When we are anxious and the flight-flight response is activated , our bodies use more stored energy. The loss of stored energy increasing craving for sugar and fats , otherwise known as comfort eating.  Anxiety may cause us to eat more processed high sugary foods, which we know if regularly eaten in excess can contribute to insulin resistance  and elevated glucose. These are both key markers of DBII. Secondly fat deposits can build up around the waist and this fat is bad for your health. It causes inflammation, insulin resistance and interferes with your metabolism. Obesity is strongly associated with DB II.

Another physiological change from chronically feeling anxious is the release of more cortisol into our bloodstream. Cortisol is hormone that activates the release of more glucose into the body for energy we need to flee. Unfortunately if cortisol is released for  repeatedly everyday for a long period this demands more and more insulin. Insulin is required everyday to get glucose into our cells, but  if our bodies are on  “full throttle” all day then eventually the functions that regulate healthy levels of insulin and glucose begin to weaken and we are at risk of developing DB II. These are two ways that chronic unresolved anxiety could be more common in people with DB II.

 

Results from Study

The prevalence of diabetes in patients with anxiety disorders was higher than that in the general population (11.89% vs. 5.92%, odds ratio, 1.23; 95% confidence interval, 1.17–1.28) in 2005. The average annual incidence of diabetes in patients with anxiety disorders was also higher than that in the general population (2.25% vs. 1.11%, risk ratio 1.34; 95% confidence interval, 1.28–1.41) from 2006 to 2010. Compared with the general population, patients with anxiety disorders revealed a higher incidence of diabetes in all age groups among both females and males.

Methods

The National Health Research Institute provided a database of 1,000,000 random subjects for study. We obtained a random sample aged 18 years and over 766,427 subjects in 2005. Those study subjects who had at least two primary or secondary diagnoses of anxiety disorders were identified. We compared the prevalence of diabetes in anxiety patients with the general population in 2005. Furthermore, we investigated this cohort from 2006 to 2010 to detect the incident cases of diabetes in anxiety patients compared with the general population.

http://www.sciencedirect.com/science/article/pii/S0022399916302070


Australia has a health crisis.

This country has a  crisis of chronic preventable disease and chronic unresolved stress. Here one in two people are overweight or obese. There are almost a million people with Type II diabetes and two million  estimated to be pre-diabetic  There are eight million Australians are predicted to be diagnosed with bowel cancer, a preventable condition. There are more than 353,800 Australians living with dementia. This number is expected to increase to 400,000 in less than five years. Without a medical breakthrough, the number of people with dementia is expected to be almost 900,000 by 2050. One million Australia have depression and another two million have a diagnosis of anxiety. Antibiotics are failing, some common bacteria has mutated and can now resist current medications. The top most prescribed 10 medications  in 2014 were for high cholesterol, hypertension,  pain and GERD (stomach acid reflux, heart burn , bloating).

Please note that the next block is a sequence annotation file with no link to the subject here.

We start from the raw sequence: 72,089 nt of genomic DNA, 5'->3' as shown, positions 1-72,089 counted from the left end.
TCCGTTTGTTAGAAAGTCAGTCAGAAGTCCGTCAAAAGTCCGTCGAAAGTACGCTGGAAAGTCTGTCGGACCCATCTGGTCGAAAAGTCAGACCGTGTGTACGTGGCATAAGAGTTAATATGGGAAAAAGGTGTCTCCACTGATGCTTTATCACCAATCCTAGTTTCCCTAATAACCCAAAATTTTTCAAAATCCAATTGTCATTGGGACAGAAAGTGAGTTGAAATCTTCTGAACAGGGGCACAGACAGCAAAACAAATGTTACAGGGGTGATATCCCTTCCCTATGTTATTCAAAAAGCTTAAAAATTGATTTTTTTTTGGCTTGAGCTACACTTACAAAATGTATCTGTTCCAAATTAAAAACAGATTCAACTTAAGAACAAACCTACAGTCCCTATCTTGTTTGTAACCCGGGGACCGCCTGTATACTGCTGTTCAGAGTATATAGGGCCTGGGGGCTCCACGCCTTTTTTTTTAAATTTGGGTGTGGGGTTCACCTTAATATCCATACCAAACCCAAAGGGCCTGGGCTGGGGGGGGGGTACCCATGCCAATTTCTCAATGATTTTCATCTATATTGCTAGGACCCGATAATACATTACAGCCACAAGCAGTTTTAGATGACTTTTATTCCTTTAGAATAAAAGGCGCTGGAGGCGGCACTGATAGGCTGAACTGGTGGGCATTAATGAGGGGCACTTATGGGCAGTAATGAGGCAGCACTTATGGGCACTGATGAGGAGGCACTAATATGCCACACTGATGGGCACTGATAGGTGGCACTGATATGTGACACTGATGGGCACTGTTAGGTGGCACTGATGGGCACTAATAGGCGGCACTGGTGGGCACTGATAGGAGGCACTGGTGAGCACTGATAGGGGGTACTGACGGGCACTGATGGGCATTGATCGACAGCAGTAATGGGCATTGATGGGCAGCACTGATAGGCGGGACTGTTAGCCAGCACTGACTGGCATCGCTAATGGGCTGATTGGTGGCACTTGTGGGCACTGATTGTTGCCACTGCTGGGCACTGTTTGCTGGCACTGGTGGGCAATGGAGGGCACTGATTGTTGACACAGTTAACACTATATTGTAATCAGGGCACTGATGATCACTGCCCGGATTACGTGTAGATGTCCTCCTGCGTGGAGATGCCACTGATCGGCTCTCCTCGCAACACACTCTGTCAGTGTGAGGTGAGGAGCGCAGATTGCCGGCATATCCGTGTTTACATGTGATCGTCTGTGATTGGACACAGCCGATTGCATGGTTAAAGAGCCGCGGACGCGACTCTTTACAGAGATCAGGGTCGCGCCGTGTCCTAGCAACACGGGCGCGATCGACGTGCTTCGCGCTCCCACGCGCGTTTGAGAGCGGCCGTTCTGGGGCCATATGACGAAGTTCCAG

The cost of medicine is increasing. “Expenditure on high cost drugs on the PBS is rising and, to date, it shows no sign of slowing. The growing incidence of diseases such as cancers and Alzheimer’s disease is likely to contribute to increased expenditure as new treatments become available.”  (http://www.aph.gov.au)

Most people in Australia work more than 40 hours a week often skipping a decent meal and  missing essential nutrients.  One and half million Australians don’t get a decent nights  sleep suffering from insomnia and other sleep disorders.  We are subjected to repeated stressors at work and at home and we have little time to truly relax and switch off. We soothe ourselves with junk food, alcohol and recreational drugs.

Despite all the diets people still gain the weight they lost. We are nutritional deficient,  we consume on average 30 tea spoons of sugar a day hidden in diet foods and health snacks, and take-away food. It is estimated as little as  2% of Australians Eat Enough Fruit And Veggies, and even if we did the vegetables and fruit found in our supermarkets   lack the nutrients we need because the over-farmed soil lacks the required minerals. Many people don’t get sufficient exercise. We sit down on average 12 hours or more a day. Sitting down for this long  is now said to be more deadly than smoking.

So what about you? 

Are you getting sufficient sleep?

Do you feel fatigued and stressed?

Are you in pain?

Do you exercise enough?

Do you and your family know how to get the nutrients you need to stay healthy and prevent disease?

Do you know the side effects of your medications?

What are you long term health goals?

How long do you want to live?


In response to evidence that previous guidelines of Alcohol consumption increases incidence of bowel cancer the UK revises advice on weekly Alcohol consumption.

Recently Sally Davies the UK’s Chief Medical Officer issued new guidelines for alcohol consumption. The new guidelines recommend further reducing alcohol consumption to avoid increased risk of cancer, heart disease and overall risk of death.

The new guidelines say that to reduce health risks, men and women should not drink more than 14 units of alcohol in a week, roughly the equivalent of seven glasses of wine, six pints of beer, or half a bottle of whiskey.